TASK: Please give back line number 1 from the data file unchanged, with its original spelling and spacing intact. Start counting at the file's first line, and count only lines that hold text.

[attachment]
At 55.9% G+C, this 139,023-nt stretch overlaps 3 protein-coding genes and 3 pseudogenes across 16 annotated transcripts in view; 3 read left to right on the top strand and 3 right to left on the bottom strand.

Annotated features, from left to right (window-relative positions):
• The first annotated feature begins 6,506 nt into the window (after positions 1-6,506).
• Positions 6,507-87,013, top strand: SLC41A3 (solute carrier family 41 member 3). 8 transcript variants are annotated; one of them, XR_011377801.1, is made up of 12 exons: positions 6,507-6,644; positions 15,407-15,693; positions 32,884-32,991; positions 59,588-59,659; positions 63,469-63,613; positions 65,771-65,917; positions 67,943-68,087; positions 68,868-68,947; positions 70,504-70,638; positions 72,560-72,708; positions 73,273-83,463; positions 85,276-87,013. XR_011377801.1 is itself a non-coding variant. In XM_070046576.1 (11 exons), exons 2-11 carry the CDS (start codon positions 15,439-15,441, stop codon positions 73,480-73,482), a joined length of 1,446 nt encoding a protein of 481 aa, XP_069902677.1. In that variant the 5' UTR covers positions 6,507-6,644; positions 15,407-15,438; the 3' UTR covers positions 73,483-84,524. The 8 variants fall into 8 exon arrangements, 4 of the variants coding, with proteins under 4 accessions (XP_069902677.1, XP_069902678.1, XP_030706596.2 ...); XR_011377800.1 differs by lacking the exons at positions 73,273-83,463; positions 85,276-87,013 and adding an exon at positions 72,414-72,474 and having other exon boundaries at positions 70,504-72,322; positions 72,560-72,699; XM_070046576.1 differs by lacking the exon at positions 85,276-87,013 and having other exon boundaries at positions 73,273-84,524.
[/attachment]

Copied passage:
At 55.9% G+C, this 139,023-nt stretch overlaps 3 protein-coding genes and 3 pseudogenes across 16 annotated transcripts in view; 3 read left to right on the top strand and 3 right to left on the bottom strand.